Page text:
Briefly I’ll describe how in 700 B.C. in ancient Greece, not many people could read, books had yet to be invented, and people either told stories themselves or relied upon professional “Singers of Tales,” the most famous of whom was Homer. I’ll mention how in Homer’s time, when he was performing his Odyssey and Iliad poems with character voices and a lyre, his stories weren’t myths, but were more like forms of religious worship. How he and his listeners believed in the gods and goddesses of Olympus as surely as we believe whatever we do today. And how like William Shakespeare, writing about Julius Caesar long after the fact, the Trojan War was already five hundred years in the past in Homer’s time.

 
And then the story will begin. I’ll enter the dream, which lasts about an hour, become all sorts of characters, play the 12-string guitar like a bat out of hell and emerge at the end ready for something new this year. A Q&A. In the past I’ve just stepped offstage, but Flora Sapsin, she who arranges for my performances, has asked me to take questions from the kids and teachers this year. Usually high school audiences have all kinds of good questions. How do I remember all that? Did I make up that music? How do I change my voice? Do I have a favorite color? Do I own a dog? Why did I become a storyteller? On and on they’ll go until we run out of time, since I’ve done this sort of thing with lots of young audiences. It’s always fun and rewarding and I’ll try to crack a few jokes along the way.

 
And then I’ll pack up and drive home, too exhausted to do much else for the rest of the day. As I said, I’m looking forward to it.

 

You can purchase an mp3 of the entire four hours of The Odyssey here at my shop, if you’re interested.

Hercules, Rage and Women

In the genuine myth (if that’s not an oxymoron) of Hercules, he’s a prince destined to be king and early on marries his first wife, Megara. They have children until Hera, who hates him, sends a madness and while blindly raging, he kills his young family. The guilt that devours him afterwards is intolerable, but Zeus and the Fates decree that if he can perform his famous labors, the guilt will end. This promise drives him through much of the story, during which he avoids women, afraid he’ll lose his mind and kill them, too.

 
Halfway through his Underworld recounting of his life, Persephone asks him about women. Weren’t there any? All those years? No, he says, but talks about the finest woman he ever met, Queen Alcestis, who’d taken her own life so her husband could live on. Hercules had rescued her from the Underworld, for which Hades has yet to forgive him. Then he asks about the Queen of the Amazons, Hippolyta, who he’d been tricked into killing by Hera, and how she’s doing in the Land of the Dead. After telling her story, Hades agrees to treat her ghost with a little more kindness.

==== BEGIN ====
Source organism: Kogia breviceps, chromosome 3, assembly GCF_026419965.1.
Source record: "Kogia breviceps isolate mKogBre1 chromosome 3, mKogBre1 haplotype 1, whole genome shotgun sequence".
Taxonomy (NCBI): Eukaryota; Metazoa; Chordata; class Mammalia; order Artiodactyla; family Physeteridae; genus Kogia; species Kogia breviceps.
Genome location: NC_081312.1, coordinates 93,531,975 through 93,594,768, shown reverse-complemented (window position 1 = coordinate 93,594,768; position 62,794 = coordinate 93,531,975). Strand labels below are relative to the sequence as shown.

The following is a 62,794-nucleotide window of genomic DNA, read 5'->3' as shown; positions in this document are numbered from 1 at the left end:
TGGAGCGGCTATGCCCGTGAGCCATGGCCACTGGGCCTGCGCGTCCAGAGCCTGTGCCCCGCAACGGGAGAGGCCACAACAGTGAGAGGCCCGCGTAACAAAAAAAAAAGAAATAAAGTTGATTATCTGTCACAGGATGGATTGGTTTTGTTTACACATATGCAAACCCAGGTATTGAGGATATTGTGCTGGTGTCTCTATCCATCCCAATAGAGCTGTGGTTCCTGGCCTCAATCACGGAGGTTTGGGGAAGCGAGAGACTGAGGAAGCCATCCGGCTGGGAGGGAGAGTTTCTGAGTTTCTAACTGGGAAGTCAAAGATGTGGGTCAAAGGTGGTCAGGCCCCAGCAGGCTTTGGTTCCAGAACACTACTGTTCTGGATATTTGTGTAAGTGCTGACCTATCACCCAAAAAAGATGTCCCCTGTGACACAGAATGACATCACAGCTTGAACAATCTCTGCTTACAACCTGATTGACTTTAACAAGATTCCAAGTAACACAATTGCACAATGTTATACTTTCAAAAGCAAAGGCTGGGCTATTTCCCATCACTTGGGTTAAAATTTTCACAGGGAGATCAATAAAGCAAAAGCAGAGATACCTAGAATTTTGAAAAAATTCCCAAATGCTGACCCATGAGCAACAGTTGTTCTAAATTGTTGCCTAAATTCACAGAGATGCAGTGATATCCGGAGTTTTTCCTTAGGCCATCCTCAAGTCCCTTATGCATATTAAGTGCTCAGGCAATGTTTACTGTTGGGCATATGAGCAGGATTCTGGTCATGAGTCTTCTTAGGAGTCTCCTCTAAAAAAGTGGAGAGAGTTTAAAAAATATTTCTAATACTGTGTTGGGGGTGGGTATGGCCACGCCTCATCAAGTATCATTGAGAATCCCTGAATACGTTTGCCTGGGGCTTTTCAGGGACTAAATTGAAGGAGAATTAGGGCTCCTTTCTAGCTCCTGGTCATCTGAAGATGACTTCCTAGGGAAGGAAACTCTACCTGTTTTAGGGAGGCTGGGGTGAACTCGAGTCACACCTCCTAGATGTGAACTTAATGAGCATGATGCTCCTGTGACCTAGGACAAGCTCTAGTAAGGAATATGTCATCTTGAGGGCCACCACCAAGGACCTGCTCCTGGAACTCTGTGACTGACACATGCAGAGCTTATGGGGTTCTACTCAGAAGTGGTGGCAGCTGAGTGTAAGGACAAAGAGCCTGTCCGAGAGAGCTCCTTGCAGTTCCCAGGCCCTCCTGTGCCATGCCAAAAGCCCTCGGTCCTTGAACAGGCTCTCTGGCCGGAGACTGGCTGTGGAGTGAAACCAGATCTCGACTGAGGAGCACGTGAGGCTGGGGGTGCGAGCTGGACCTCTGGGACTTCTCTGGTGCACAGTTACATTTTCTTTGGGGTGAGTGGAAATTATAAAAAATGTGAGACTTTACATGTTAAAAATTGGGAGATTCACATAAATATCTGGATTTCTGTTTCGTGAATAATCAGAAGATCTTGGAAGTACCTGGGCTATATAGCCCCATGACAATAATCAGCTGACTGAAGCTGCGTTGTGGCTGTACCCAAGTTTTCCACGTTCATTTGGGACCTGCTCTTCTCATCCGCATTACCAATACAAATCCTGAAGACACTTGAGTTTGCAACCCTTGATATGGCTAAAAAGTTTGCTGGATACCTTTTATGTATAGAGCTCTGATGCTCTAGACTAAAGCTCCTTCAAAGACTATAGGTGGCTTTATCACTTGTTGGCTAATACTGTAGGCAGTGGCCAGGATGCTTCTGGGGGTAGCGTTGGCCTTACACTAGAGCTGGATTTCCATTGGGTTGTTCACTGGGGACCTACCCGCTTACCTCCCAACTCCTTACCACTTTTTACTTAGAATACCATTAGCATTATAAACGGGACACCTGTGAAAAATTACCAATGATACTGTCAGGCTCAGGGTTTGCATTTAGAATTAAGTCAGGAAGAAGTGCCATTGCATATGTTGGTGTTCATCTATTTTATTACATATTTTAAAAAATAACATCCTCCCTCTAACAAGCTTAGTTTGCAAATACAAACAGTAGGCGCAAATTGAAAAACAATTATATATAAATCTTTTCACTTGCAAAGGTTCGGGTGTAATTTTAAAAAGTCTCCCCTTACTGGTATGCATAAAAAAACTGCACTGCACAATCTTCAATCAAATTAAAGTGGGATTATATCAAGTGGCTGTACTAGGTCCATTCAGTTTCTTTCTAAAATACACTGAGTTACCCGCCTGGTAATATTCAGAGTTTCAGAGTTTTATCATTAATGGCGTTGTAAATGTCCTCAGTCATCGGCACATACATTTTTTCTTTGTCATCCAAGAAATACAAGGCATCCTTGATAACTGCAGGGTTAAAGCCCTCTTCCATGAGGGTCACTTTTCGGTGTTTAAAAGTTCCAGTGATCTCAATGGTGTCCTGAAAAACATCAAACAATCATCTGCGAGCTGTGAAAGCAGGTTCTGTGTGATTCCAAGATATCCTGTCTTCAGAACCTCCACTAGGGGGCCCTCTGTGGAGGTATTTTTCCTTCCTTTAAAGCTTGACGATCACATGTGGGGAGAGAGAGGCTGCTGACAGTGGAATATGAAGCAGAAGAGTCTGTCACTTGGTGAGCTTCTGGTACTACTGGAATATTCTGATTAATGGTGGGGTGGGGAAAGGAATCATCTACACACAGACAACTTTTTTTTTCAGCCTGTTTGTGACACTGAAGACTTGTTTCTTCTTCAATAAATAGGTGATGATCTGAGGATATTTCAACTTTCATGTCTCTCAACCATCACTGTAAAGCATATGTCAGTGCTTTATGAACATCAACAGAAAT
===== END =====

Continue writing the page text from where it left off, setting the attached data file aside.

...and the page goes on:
Constantly filled with rage, Hercules spends a lifetime trying overcome it. It doesn’t really leave him until he spends three years as a slave to Queen Omphale for yet another murder. Accepting the punishment, he’s shocked when she takes his lion skin and commands him to dress like a woman, condemned to weaving with the girls. He learns to make his own dresses. Few people know about this cross-dressing episode in the myth. Yet it is only after this that he truly learns to appreciate women, and is finally free to love again.

 
Still, in the end, love is his undoing. His second wife, Deianira, loves him completely and they live together for years. Yet it is she who causes his death. To find out how, come listen to the tale, Hercules in Hell, this coming Sunday night, April 23 at 8:00 pm at Grendel’s Den in Cambridge, MA.

 
It’s a shocking, twisting tale. Told with 12-string guitar. An adult telling.

 

Tickets are here.

Mahabharata Backstory: Births of the Pandava Brothers

Once Upon a Time in Ancient India…

 
Out hunting one day, King Pandu comes upon two deer copulating and against all wisdom shoots them both in their helplessness. When he approaches to retrieve his arrows, the stag is still alive and says, “For killing us in our moment of delight, I curse you. If ever you make love again, you will die in that instant.”

 
Pandu’s two new wives, princesses Kunti and Madri, are horrified upon hearing this but stay with him anyway. The three go to live in the forest. However, before she was married, an old hermit, covered in ashes, has told Princess Kunti that if she ever wants sons by the gods, to utter a certain mantra. And so one night, alone in her bed, she calls upon the Sun, Lord Surya, and to her amazement, he appears in her room. The next day she gives birth to a son and sets him floating down the Yamuna River, which flows into the Ganges. He is found by a couple and raised, becoming the greatest warrior who has ever lived.